Colorado ERs, Poison Control See Spike In Cases Of Kids Exposed Marijuana: Report
Medical personnel had expected more such cases when the state legalized recreational use of the drug, but "we were not prepared for the dramatic increase,” according Dr. Genie E. Roosevelt, a the senior author of the study published in JAMA Pediatrics.
The Denver Post:
Kids’ Emergency Room Visits For Marijuana Increased In Colorado After Legalization, Study Finds
The study — led by a doctor at the University of Colorado Anschutz Medical Campus — found that emergency room visits and poison-control calls for kids 9 and younger who consumed pot in Colorado jumped after recreational marijuana stores opened. About twice as many kids visited the Children’s Hospital Colorado emergency room per year in 2014 and 2015 as did in years prior to the opening of recreational marijuana stores, according to the study. Annual poison-control cases increased five-fold, the study found. (Ingold, 7/25)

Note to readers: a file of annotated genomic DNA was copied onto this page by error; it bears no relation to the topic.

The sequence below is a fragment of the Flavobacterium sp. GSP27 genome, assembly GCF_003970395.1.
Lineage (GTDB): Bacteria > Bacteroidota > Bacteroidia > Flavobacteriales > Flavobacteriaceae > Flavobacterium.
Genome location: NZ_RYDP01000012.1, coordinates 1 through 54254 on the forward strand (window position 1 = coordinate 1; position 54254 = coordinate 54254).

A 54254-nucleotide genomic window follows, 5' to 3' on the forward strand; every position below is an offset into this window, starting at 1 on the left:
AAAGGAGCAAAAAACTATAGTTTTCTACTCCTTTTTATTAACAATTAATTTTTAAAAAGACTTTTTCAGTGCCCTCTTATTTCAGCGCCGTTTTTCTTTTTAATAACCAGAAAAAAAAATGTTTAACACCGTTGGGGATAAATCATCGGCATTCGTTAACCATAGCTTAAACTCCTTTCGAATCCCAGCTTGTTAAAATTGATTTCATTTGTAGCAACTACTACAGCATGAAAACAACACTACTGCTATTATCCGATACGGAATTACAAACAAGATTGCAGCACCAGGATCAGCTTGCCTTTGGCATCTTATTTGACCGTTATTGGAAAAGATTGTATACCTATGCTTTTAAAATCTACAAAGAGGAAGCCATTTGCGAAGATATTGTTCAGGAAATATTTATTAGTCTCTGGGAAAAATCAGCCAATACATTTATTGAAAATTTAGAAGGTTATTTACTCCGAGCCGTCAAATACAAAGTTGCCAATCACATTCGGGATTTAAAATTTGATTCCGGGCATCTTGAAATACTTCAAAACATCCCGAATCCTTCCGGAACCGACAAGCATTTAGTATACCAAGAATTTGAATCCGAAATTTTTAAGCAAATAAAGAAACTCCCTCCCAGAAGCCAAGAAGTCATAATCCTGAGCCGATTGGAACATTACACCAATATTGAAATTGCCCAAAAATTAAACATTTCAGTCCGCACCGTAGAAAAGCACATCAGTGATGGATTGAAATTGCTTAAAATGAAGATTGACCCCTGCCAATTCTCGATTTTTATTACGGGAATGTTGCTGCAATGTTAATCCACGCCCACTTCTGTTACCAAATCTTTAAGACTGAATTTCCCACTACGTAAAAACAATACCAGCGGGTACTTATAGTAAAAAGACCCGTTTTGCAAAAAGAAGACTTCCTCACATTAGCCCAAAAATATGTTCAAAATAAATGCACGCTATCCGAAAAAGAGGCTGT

The New York Times:
Study Finds Sharp Increase In Marijuana Exposure Among Colorado Children
To a child on the prowl for sweets, that brownie, cookie or bear-shaped candy left on the kitchen counter is just asking to be gobbled up. But in states that have legalized marijuana for recreational use, notably Colorado, that child may end up with more than a sugar high. A study published on Monday in the journal JAMA Pediatrics says that in Colorado the rates of marijuana exposure in young children, many of them toddlers, have increased 150 percent since 2014, when recreational marijuana products, like sweets, went on the market legally. (Hoffman, 7/25)